- Roche said Tuesday it had secured an accelerated approval from the Food and Drug Administration for Tecentriq (atezolizumab) in first-line use for patients with advanced or metastatic bladder cancer, expanding the label of the Swiss pharma's cancer immunotherapy.
- Tecentriq was already approved for treatment of bladder cancer following platinum-containing chemotherapy. The new accelerated approval for first-line use only covers those patients ineligible for cisplatin chemotherapy.
- With the expanded label, Roche stays one step ahead of the immunotherapy competition in bladder cancer. Others, including Merck and AstraZeneca, are seeking approval of their respective drugs in the same market.
Tecentriq is the first immunotherapy approved as an initial treatment in bladder cancer, despite being the third PD-1/PD-L1 inhibitor on the market. Roche targeted bladder cancer first as a way to secure market share in that indication ahead of Bristol-Myers Squibb and Merck, who had already won approval of their respective checkpoint inhibitors in melanoma and non-small cell lung cancer.
While Roche will need to supply further data for full approval for Tecentriq, it retains an edge over Bristol-Myers' Opdivo (nivolumab), which has accelerated approval for second-line treatment of patients following platinum-containing chemotherapy.
More competition is inbound. The FDA has accepted applications for approval of Merck & Co.'s Keytruda (pembrolizumab), Pfizer and Merck KGaA's Bavencio (avelumab) and AstraZeneca's durvalumab in second-line bladder cancer.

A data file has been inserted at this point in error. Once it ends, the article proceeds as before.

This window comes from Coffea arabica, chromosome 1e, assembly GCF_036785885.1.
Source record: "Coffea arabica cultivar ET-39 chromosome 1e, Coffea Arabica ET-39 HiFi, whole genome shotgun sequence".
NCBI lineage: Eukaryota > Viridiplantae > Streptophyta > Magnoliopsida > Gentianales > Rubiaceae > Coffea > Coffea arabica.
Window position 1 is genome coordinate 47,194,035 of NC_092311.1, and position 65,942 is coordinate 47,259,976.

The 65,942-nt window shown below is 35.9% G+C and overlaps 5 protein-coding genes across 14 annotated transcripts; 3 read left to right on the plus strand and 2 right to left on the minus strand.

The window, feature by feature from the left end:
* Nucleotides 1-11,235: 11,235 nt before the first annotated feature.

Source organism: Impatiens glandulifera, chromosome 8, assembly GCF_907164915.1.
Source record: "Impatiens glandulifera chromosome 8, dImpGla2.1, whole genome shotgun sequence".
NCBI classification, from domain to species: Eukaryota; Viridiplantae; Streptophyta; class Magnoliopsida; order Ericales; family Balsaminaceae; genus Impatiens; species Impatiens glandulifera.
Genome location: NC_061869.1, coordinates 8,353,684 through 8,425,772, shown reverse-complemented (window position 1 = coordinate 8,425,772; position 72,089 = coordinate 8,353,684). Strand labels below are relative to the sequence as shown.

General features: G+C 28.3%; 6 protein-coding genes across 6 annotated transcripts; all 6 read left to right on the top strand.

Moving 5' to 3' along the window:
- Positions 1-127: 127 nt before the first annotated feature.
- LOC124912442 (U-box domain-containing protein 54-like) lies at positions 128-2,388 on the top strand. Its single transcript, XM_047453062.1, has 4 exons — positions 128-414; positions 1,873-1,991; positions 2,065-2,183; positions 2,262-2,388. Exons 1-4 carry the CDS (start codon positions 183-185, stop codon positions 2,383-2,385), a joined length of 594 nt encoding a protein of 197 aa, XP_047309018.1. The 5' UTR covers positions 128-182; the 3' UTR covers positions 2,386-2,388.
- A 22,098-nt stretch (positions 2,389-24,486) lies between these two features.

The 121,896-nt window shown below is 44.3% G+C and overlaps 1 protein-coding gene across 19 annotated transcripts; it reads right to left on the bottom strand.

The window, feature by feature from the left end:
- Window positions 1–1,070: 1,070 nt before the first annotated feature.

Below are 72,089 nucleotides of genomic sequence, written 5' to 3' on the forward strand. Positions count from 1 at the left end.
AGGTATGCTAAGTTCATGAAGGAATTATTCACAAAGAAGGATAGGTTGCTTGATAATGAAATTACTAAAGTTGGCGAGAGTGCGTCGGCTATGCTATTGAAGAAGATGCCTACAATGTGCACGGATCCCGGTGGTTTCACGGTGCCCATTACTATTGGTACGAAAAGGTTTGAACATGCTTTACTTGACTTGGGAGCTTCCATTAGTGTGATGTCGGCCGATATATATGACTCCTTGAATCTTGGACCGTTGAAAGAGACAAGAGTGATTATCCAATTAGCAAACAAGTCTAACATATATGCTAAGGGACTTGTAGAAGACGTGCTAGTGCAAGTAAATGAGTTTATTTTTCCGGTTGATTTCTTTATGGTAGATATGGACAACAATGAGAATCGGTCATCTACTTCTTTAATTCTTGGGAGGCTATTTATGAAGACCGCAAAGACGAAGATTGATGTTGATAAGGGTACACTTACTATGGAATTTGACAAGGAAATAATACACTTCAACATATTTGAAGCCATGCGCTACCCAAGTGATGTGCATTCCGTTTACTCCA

U.S. Merck successfully submitted a supplementary biologics license application for priority review in first-line use as well.
The FDA has set target review dates for all three drugs in the second and third quarters of this year, suggesting the bladder cancer market could become more competitive quickly.
Bladder cancer, or urothelial carcinoma, is the ninth most common cancer worldwide, causing around 145,000 deaths each year. Patients with metastatic urothelial carcinoma have a poor prognosis and few treatment options.
Roche has had a good week, also securing an expanded label for its injected eye drug Lucentis (ranibizumab) for diabetic retinopathy, with or without diabetic macular edema. This makes Lucentis — already approved for a range of eye diseases — the first and only drug approved to treat all forms of diabetic retinopathy.